Q: What do you think about User Centric Security Model for Tamper-Resistant Services?

SIMalliance: This could simplify the life cycle of applications as management of the application life cycle would be done by the end users.

Q: Why is the retailer adoption so different in Canada?

EnStream: Over 84% of major retailers in Canada now use NFC-based contactless terminals. The main reason is that Canada experienced the liability shift, and the shift to EMV cards and chip and PIN, in March of 2011. This is quite different from the United States where the liability shift has not yet happened and will only do so in late 2015. Most of the US does not even use chip and PIN. As the shift approaches, Issuers issue EMV cards, retailers will replace mag stripe terminals with the new ones, which are NFC-capable. The introduction of ApplePay in the US is expected to spur this growth.

Q: Isn’t contactless in Canada limited to transactions below $50? and even though you are EMV with chip and PIN, there is no CVM required on contactless cards.

EnStream: Most retailers that have contactless terminals now accept up to $100 without a PIN. The decision lies with the retailer. As everyone becomes more comfortable, the retailers will be able to program their terminals to accept a higher amount, or accept higher amounts with a PIN entered into the terminal as we do now with the chip and PIN.

Q: What would EnStream’s role be in an HCE deployment?

EnStream: We view tokenization as a way to increase the security not only on m-commerce but also on e-commerce. It brings many benefits for Issuers and merchants. EnStream is actively working on the services related to the tokenization. We don’t recommend full HCE for financial transactions due to security concerns, but we do support HCE where the same level of security is not needed.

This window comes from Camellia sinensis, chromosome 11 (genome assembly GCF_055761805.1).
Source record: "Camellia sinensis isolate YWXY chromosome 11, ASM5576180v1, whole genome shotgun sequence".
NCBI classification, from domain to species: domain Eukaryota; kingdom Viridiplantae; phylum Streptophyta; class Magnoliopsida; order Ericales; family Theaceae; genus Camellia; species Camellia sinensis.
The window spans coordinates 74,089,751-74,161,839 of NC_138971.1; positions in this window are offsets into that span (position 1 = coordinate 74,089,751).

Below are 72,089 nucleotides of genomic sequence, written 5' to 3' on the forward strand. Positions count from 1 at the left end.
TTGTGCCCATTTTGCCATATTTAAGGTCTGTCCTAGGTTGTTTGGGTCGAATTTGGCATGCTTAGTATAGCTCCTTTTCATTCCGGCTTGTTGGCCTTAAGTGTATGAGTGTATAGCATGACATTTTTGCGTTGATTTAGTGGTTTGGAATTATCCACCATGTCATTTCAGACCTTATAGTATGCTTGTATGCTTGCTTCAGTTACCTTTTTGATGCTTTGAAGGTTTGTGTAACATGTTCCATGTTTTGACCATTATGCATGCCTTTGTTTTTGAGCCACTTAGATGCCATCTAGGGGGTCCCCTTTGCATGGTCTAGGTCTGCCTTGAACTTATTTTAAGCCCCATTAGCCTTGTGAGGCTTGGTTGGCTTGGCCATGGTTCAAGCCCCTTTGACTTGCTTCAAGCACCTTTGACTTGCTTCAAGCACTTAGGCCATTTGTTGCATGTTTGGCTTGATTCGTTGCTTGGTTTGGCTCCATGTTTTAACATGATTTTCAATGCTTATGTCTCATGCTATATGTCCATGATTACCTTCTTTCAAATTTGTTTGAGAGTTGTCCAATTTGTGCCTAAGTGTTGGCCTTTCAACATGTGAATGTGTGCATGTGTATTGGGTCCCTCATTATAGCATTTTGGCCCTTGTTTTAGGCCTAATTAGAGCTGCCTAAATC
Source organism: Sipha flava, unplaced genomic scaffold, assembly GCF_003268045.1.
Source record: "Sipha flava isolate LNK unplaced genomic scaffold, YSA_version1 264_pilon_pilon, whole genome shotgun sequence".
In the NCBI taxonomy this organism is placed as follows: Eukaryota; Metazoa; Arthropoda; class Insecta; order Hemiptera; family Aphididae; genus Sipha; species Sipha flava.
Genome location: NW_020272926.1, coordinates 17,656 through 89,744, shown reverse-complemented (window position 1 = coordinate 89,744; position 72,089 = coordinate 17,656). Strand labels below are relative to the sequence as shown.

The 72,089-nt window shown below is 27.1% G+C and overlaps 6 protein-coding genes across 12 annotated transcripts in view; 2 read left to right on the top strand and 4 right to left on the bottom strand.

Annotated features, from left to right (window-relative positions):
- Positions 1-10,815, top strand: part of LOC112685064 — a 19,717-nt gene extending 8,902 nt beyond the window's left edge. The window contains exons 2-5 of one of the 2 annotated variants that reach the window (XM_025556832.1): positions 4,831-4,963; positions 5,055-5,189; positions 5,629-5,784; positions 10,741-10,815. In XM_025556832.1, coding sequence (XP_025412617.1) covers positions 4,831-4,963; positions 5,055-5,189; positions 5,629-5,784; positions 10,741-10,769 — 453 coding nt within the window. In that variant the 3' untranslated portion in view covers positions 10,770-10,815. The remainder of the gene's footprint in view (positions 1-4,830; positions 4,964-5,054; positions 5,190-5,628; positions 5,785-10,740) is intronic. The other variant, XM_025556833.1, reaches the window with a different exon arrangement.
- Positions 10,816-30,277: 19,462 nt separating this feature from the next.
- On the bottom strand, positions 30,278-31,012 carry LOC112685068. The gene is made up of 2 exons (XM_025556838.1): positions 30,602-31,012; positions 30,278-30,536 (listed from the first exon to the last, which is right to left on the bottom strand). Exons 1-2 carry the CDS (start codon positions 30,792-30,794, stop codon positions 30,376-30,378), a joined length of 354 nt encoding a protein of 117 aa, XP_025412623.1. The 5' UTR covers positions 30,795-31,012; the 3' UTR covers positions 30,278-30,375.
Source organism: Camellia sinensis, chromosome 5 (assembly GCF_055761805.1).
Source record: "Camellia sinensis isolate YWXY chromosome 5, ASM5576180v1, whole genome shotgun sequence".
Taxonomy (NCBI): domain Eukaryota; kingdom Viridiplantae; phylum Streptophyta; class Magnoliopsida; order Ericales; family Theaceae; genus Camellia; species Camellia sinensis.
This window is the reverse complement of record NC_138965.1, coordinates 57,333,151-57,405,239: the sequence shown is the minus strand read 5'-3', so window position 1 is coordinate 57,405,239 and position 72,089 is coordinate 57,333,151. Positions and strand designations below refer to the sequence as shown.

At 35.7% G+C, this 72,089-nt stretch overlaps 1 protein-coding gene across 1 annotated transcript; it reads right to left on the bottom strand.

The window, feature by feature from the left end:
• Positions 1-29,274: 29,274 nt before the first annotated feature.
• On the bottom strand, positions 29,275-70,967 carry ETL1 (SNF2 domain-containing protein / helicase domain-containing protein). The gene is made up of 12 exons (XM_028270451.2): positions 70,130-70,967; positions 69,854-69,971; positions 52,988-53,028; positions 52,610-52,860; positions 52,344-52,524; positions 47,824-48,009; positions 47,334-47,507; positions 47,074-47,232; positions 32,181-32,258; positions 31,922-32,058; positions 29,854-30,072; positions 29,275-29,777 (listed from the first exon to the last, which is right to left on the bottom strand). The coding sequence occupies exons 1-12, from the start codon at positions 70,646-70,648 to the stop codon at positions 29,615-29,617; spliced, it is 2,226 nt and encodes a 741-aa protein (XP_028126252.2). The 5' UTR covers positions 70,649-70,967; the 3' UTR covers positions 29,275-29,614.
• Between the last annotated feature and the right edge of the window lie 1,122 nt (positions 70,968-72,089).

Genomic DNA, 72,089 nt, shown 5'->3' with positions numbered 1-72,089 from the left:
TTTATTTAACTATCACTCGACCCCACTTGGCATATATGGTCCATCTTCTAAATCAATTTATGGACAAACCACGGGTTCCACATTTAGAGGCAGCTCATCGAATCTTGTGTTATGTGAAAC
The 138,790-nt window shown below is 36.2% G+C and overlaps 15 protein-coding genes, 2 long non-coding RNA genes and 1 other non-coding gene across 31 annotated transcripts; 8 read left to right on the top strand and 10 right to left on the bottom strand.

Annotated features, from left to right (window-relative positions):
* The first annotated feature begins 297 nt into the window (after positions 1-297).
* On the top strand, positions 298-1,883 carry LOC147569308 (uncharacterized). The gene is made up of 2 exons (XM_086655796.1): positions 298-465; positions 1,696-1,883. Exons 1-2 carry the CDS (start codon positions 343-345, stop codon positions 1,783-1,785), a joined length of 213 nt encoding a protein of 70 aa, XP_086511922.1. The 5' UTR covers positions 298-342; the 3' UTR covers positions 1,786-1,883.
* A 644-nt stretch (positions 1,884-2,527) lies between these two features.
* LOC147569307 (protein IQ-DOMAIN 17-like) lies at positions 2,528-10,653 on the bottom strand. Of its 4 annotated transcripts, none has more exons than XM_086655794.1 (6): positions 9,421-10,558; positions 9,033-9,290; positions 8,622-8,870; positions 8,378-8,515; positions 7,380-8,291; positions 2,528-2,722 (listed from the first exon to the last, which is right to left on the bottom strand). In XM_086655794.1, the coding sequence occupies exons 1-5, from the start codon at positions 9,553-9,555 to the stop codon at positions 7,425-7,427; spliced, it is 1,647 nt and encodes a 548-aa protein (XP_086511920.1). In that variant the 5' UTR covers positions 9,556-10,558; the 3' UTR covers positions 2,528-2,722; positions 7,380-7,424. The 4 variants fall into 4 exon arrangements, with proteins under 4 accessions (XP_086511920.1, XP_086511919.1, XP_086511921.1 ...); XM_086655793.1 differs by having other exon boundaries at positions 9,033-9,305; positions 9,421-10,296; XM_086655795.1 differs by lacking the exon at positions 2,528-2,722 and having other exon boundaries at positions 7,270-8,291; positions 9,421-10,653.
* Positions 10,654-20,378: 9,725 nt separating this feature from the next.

Q: Isn’t there a limit on the number of tenders that can be loaded into a Secure element? Say around 4 payment credentials?

EnStream: It is determined by the UICC SIM card storage size when MNOs order them. In Canada’s deployments, it can host many times more than just 4 credentials.

Q: There are rather secure toll road systems – how do those systems relate to NFC payment security? Isn’t it pretty similar? Can one learn from providers of those systems?

SIMalliance: Toll systems mainly use two technologies: medium range and short range. For the medium range technology (typically a gate on the road), NFC is not applicable. To pay the toll, however, NFC is useable using either payment schemes (e.g. Visa / MasterCard) or proprietary schemes.

EnStream: Toll road systems usually involve a closed loop system, whereas NFC payment is mainly for an open loop system. The distance requirements for toll systems and payment systems are also quite different. As a result, they were each built on top of different technology standards to address their respective unique needs.

Q: How do you see NFC being used outside of the mobile payment arena? For example, the efforts from the FIDO Alliance for integrating security tokens with handsets via NFC and Bluetooth Smart.   Do you think there will be a consumer demand for 2-factor authentication with the phones as a reader and U2F tokens?